By Alexey Sukachev
Copper Box, London - It was vulnerability and some boxing ability from Tyson Fury. The flamboyant British heavyweight survived some scary moments but ultimately annihilated American mid-Western journeyman Joey "Minnesota Ice" Abell in four rounds with the same number of knockdowns.
WBO #7 and WBC #8 Fury (now 22-0, with 16 KOs) was out of action for ten months, whilst Abell was coming off a knockout loss to Kubrat Pulev last November. Fury showed some ring rust early on but it very well could be his showboating rather than actual rustiness. Fury, determined to showcase his boxing skills, tried to jab his way out in the first couple of rounds. Abell, meanwhile, seeing the given chance to offend the British boxer, didn't ask for another request and tried to tag Fury early on. He was successful almost immediately, putting a right accent on his southpaw stance. Fury was rocked with a left bomb midst into the first, and he also was hit a couple of times in the second round. One of these left hands forced Fury's knees to buckle but Abell was unable to capitalize on that. He was also warned for using his head in inappropriate manner.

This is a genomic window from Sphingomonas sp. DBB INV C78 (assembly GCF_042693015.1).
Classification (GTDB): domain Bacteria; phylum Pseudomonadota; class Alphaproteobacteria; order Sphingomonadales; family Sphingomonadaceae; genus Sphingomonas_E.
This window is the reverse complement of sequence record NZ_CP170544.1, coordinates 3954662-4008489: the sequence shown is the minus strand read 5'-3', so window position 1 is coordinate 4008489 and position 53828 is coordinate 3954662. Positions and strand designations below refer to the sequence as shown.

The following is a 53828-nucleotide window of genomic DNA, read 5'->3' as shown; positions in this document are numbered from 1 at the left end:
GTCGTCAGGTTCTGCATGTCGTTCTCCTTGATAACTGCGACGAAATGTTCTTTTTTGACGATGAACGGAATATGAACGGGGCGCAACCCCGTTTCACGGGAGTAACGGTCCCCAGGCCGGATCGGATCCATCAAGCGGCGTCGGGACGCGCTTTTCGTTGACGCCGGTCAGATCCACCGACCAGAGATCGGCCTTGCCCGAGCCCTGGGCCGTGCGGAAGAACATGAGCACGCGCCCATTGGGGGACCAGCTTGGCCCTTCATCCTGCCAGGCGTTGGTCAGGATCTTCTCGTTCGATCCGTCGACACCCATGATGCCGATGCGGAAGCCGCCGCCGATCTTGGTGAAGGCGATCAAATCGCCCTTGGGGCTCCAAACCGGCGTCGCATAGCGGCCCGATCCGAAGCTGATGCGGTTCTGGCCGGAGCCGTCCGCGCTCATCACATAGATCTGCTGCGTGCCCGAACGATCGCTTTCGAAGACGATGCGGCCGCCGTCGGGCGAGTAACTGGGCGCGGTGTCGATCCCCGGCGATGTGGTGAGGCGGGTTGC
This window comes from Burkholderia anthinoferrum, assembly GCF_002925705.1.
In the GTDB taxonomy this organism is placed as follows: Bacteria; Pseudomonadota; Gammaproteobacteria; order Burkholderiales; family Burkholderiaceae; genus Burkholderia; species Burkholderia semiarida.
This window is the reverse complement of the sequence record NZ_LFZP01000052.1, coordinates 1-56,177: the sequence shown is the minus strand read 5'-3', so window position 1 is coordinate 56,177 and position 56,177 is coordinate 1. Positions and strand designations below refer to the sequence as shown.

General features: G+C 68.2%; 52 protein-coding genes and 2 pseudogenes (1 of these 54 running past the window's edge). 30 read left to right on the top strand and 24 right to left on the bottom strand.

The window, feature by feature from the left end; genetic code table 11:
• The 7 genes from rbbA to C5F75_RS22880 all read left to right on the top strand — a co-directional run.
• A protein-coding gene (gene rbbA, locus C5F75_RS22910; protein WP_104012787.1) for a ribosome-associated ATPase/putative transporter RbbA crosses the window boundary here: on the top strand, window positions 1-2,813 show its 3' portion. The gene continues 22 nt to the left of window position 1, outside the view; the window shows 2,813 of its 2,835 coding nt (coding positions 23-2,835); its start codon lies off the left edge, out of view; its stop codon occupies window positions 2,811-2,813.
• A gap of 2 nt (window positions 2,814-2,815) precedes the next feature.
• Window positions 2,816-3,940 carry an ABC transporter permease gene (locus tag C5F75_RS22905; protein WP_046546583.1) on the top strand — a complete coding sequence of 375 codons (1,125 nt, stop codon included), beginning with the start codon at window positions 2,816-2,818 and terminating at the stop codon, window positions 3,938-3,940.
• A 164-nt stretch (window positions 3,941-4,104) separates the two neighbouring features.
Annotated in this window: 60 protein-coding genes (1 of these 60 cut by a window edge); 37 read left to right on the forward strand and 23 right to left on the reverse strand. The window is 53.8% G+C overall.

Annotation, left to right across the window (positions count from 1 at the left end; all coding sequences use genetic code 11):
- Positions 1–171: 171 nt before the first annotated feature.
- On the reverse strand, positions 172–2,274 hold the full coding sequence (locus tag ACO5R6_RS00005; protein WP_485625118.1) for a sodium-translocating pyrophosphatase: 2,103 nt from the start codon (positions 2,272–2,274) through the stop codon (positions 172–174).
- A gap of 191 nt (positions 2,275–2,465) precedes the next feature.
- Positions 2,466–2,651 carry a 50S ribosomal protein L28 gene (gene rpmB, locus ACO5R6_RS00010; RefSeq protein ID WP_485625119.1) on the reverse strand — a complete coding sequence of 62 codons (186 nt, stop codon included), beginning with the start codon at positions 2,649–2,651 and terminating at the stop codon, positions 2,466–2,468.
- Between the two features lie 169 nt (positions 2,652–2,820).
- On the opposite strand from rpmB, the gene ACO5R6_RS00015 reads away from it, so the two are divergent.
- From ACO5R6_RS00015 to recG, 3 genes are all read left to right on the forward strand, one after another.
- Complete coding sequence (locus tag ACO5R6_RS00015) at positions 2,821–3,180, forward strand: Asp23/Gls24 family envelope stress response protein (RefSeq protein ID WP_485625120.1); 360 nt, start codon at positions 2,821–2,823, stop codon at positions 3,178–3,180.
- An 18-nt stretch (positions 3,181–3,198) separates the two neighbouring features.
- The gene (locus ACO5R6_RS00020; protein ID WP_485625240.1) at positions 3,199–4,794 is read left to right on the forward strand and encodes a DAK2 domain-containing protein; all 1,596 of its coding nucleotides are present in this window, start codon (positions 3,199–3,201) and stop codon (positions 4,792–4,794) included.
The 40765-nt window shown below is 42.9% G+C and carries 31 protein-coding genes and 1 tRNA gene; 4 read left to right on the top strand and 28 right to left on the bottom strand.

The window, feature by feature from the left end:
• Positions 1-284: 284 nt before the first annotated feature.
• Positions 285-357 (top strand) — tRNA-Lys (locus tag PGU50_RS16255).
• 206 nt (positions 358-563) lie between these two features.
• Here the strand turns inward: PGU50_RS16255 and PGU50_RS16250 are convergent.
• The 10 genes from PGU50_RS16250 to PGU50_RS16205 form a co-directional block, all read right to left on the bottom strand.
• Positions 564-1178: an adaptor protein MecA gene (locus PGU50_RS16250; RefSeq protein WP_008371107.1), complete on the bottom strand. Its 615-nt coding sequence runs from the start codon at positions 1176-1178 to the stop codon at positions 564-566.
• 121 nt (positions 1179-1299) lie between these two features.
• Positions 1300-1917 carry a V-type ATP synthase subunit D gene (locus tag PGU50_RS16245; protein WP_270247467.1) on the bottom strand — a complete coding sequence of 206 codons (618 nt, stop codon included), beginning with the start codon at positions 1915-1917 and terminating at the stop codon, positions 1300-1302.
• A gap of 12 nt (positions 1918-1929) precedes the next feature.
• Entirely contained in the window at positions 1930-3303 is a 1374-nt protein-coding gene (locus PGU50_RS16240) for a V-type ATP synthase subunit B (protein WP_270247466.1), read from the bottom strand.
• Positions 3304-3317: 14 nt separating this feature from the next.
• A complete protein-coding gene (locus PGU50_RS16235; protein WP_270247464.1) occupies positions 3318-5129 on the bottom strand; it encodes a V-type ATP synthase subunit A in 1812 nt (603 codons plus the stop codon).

In the third, Fury began to pick his overmatched opponent apart. He smoothered Abell's attacking bursts, then landed a quick right hand following a double jab to send the American down for the first time. Abell was up but he was forced to take a knee at the end of the round after a smashing left bomb by Fury in a wild exchange. Fury also showed some dirtiness, hitting Abell below the beltline after the break. The demolition continued in the fourth stanza but not without hint of adversity. Abell went in and landed some shots on Fury, before the latter turned the attack back on Abell and put him down for the third time. The brave opponent continued fighting but the end was near and it came after another big right hand, which sent Abell down. The American was ready to go but referee Jeff Hinds rightfully waved it off at 1:36 of the fourth round. Abell is now 29-8, with 28 KOs.
WBO #12 super middleweight Frank Buglioni (12-0, 9 KOs) showed refined skills and woeful punching power in a fifth-round blowout of Italian challenger Gaetano Nespro (21-10-1, 3 KOs). Buglioni retained his WBO Europe title in process.
Veteran Nespro, 34, feeling his diminutive stature and physical presence against bigger, stronger Buglioni, ten years his younger, started to utilize his footwork, or (it's better to say) run laterally from the very first round. It was a wise move, as Nespro definitely couldn't match Buglioni's punching power. He tried to stick and move, to use his jab and to explode in short bursts but it didn't help him much. The British fighter smartly cut angles and forced Nespro to stay in corners longer that it could be safe.